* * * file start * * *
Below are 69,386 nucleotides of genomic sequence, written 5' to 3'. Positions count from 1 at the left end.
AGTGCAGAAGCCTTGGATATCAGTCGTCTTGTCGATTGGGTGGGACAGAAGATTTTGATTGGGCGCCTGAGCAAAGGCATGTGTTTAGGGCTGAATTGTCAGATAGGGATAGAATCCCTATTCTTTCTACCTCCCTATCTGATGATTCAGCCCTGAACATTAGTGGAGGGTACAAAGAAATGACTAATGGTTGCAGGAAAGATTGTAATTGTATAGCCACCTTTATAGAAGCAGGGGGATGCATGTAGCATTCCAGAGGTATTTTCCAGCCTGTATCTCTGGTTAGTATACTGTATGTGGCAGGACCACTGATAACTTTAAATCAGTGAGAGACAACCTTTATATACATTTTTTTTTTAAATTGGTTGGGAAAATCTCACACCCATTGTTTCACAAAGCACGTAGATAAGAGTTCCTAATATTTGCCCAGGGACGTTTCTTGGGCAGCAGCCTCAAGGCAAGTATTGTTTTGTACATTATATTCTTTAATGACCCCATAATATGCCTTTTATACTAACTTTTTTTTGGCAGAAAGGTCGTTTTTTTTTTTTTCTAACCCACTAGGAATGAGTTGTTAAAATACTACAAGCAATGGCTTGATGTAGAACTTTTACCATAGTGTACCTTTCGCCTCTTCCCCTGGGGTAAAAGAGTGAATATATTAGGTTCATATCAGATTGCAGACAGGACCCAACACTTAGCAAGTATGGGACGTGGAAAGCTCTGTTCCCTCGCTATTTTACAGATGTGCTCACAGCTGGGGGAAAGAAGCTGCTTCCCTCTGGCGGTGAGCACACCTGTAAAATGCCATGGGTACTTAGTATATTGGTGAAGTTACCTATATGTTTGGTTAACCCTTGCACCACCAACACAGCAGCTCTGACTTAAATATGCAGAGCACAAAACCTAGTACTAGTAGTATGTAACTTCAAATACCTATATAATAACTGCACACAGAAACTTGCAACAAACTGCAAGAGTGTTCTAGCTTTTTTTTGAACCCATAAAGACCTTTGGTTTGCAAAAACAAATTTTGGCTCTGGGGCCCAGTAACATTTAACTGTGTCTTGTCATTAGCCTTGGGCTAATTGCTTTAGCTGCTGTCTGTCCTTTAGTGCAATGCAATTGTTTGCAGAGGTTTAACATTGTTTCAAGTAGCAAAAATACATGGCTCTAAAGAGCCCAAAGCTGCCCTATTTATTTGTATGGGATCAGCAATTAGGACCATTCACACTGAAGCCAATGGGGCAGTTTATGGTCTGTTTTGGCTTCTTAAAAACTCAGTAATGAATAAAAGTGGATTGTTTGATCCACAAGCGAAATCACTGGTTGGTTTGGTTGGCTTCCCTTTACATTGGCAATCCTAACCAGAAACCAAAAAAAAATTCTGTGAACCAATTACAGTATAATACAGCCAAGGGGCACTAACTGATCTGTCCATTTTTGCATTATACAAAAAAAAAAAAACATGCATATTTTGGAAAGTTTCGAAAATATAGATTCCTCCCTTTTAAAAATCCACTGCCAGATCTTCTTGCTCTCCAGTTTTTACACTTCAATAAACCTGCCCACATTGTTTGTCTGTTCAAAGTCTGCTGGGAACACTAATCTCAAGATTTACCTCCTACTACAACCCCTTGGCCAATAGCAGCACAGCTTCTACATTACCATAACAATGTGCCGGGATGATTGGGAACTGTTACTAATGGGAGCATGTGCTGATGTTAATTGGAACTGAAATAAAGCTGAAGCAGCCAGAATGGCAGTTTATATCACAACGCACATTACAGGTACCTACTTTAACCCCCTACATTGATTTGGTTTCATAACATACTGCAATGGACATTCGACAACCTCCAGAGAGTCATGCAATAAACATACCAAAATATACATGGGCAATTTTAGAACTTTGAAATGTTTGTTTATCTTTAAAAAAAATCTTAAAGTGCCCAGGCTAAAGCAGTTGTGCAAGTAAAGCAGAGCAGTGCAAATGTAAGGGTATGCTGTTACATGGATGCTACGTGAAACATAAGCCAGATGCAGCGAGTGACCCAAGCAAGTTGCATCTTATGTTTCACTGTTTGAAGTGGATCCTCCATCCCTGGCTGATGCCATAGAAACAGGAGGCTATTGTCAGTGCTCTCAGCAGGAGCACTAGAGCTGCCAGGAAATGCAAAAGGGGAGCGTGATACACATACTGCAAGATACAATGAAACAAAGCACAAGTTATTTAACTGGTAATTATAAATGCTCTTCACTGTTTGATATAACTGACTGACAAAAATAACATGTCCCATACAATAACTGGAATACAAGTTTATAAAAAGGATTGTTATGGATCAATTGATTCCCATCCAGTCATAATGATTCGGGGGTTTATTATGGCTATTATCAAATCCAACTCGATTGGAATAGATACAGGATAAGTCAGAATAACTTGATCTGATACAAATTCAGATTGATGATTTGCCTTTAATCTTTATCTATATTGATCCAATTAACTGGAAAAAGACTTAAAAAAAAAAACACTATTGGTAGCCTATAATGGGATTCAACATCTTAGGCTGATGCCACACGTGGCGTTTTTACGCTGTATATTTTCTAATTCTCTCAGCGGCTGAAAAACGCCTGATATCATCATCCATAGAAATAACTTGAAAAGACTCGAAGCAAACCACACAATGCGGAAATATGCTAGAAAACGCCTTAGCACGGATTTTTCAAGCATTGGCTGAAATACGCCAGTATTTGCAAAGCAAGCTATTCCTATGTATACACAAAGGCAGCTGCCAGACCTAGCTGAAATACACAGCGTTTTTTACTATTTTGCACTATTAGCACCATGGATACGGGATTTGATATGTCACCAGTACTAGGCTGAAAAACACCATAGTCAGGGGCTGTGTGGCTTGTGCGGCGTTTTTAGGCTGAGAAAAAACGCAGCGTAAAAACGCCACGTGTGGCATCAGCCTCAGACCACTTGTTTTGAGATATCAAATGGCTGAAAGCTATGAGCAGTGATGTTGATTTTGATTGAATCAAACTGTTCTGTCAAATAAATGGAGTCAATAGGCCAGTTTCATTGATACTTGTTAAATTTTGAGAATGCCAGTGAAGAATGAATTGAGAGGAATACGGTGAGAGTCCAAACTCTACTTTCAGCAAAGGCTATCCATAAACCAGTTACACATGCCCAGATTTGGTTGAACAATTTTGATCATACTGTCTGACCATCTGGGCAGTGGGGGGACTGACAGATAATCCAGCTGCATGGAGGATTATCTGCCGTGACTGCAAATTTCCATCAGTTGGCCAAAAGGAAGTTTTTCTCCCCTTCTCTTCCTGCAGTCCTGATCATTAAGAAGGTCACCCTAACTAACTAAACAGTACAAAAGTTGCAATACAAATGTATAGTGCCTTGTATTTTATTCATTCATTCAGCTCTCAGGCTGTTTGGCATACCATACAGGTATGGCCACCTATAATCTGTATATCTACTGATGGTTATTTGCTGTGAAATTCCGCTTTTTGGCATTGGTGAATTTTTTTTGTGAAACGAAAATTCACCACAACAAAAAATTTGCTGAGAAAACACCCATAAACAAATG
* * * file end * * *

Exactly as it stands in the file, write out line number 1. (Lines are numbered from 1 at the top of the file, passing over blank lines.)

Below are 69,386 nucleotides of genomic sequence, written 5' to 3'. Positions count from 1 at the left end.